Release year: 2009
Run time: 203 min
Film type: Documentary
Some twenty classmates look back over the past, tracing a 30-year history. One after another adapts to the random events that shaped their lives, to the four seasons of life and nature. These descendants of mine workers graduated in 1978 from Tongchuan Coal Mine Middle School in Sha’anxi. The years they were about to experience coincided with the reform and opening up of China. Floating in the changes of the New Era, some experience compromises and the loss of ideals, whilst some keep struggling ahead with great determination. Thirty years later, Lin Xin encounters his old classmates, and records their individual lives and histories; the ease of monotony, the loneliness of success, the weariness of a life of plenty, the helplessness of poverty… all are identifiable in the lives of this group of people, becoming an archetype of the lives of ordinary people in small to middle-sized cities in this era, and at the same time reflecting on a generation that advances forward undefeated.
Lin Xin was born in 1960. He has held several painting and calligraphy solo exhibitions in various locations including the Art Museum of China in Beijing, and in Xi’an. His documentary films include Chen Lu, Sanlidong, Classmates, Gas, Preachers, Koudelka, Chen Jiayong, Riverbed and Single Women. Lin Xin has had painting catalogues published, a collection of poems and a monograph, Sanlidong: The Image History of Migrant Miners from Shanghai.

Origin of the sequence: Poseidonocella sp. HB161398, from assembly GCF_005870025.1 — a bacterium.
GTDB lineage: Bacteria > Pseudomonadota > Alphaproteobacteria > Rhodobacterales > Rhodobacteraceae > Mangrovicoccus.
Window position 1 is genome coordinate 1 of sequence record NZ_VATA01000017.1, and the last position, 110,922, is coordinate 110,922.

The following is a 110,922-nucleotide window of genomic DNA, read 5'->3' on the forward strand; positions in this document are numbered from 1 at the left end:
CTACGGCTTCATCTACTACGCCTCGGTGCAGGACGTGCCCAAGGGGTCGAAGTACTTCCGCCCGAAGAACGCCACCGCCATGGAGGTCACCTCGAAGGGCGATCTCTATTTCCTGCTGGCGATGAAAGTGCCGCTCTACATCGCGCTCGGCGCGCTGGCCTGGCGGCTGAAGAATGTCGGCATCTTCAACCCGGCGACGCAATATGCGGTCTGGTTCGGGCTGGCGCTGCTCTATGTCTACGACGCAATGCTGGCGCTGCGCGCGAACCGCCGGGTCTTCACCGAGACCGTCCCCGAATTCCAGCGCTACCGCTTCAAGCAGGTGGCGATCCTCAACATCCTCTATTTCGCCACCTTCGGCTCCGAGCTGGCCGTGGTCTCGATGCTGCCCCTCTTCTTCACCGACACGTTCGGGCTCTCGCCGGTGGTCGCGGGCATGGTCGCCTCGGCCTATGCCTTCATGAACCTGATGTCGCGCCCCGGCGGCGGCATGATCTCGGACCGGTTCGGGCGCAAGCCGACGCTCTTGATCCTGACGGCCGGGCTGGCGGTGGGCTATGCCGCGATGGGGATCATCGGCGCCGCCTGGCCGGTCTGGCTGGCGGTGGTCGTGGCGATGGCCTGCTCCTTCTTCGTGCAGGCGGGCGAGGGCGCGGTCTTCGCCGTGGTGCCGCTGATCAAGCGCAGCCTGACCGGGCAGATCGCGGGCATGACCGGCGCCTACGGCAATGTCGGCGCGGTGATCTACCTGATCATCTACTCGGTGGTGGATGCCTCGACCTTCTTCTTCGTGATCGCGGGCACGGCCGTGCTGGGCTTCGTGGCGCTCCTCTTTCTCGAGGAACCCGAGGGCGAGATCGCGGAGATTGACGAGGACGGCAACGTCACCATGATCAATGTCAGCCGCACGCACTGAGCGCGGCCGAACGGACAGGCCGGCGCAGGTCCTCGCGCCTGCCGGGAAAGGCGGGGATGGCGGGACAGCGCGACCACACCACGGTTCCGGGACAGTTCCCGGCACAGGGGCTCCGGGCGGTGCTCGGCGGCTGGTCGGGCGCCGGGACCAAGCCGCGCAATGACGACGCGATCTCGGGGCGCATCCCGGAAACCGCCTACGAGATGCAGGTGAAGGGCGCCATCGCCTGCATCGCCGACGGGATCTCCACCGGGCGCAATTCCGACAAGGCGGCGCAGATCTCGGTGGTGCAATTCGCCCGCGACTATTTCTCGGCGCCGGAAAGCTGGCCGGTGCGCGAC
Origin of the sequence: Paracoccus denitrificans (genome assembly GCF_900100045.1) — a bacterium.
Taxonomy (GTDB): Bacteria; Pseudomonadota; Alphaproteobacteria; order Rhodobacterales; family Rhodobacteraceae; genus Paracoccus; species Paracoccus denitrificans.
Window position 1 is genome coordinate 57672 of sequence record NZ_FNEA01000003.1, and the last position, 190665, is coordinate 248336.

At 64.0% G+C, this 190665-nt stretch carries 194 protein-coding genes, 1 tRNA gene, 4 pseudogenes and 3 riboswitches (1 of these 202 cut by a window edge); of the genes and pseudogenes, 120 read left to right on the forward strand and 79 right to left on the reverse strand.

As a 1978 graduating student at the Sanlitong Coal Mine Middle School in Tongchuan, I struggled between the twofold consuming conflict of making a living and artistic creativity. Most of my old classmates still live in that same city, each living through spells of good and bad fortune with their different destinies. The imprint of the era congeals into individual trajectories, and the vicissitudes of life cast a veil over their once young faces…I return once again to meet each of them. My expectations are constantly challenged by reality during filming, many things exceeding my imagination. I come to accept the manipulation of fate. Whether fortuitously or inevitably, I’ve come to meet these people again and record their life experiences and their situations, perceiving through this the frailty and tenaciousness of life. Their happiness and sorrows, hopes and despair, all continually deepen my understanding of life, as well as my knowledge of this generation.